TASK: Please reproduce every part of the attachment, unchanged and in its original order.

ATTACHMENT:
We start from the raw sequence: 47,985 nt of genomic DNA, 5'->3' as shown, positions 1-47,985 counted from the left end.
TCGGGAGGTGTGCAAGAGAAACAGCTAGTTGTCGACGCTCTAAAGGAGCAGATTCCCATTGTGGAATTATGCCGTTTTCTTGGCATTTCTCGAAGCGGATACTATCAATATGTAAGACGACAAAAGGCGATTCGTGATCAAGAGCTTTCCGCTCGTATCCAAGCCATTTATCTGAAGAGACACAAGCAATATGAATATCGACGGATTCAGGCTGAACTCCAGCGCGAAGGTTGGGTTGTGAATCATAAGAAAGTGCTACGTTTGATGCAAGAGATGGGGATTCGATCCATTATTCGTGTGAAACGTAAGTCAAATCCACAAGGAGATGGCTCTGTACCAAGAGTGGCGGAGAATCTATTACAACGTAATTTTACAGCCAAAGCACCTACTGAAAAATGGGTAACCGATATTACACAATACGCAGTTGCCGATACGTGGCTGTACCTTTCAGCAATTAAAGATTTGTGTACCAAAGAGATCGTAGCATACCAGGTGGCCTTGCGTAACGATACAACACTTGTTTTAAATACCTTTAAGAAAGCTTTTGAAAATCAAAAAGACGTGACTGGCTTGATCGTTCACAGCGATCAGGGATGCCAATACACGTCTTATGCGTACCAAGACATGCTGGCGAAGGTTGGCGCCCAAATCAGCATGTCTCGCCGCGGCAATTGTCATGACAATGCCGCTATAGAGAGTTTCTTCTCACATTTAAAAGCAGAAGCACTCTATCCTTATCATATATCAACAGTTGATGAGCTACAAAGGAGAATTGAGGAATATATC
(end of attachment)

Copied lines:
We start from the raw sequence: 47,985 nt of genomic DNA, 5'->3' as shown, positions 1-47,985 counted from the left end.
TCGGGAGGTGTGCAAGAGAAACAGCTAGTTGTCGACGCTCTAAAGGAGCAGATTCCCATTGTGGAATTATGCCGTTTTCTTGGCATTTCTCGAAGCGGATACTATCAATATGTAAGACGACAAAAGGCGATTCGTGATCAAGAGCTTTCCGCTCGTATCCAAGCCATTTATCTGAAGAGACACAAGCAATATGAATATCGACGGATTCAGGCTGAACTCCAGCGCGAAGGTTGGGTTGTGAATCATAAGAAAGTGCTACGTTTGATGCAAGAGATGGGGATTCGATCCATTATTCGTGTGAAACGTAAGTCAAATCCACAAGGAGATGGCTCTGTACCAAGAGTGGCGGAGAATCTATTACAACGTAATTTTACAGCCAAAGCACCTACTGAAAAATGGGTAACCGATATTACACAATACGCAGTTGCCGATACGTGGCTGTACCTTTCAGCAATTAAAGATTTGTGTACCAAAGAGATCGTAGCATACCAGGTGGCCTTGCGTAACGATACAACACTTGTTTTAAATACCTTTAAGAAAGCTTTTGAAAATCAAAAAGACGTGACTGGCTTGATCGTTCACAGCGATCAGGGATGCCAATACACGTCTTATGCGTACCAAGACATGCTGGCGAAGGTTGGCGCCCAAATCAGCATGTCTCGCCGCGGCAATTGTCATGACAATGCCGCTATAGAGAGTTTCTTCTCACATTTAAAAGCAGAAGCACTCTATCCTTATCATATATCAACAGTTGATGAGCTACAAAGGAGAATTGAGGAATATATC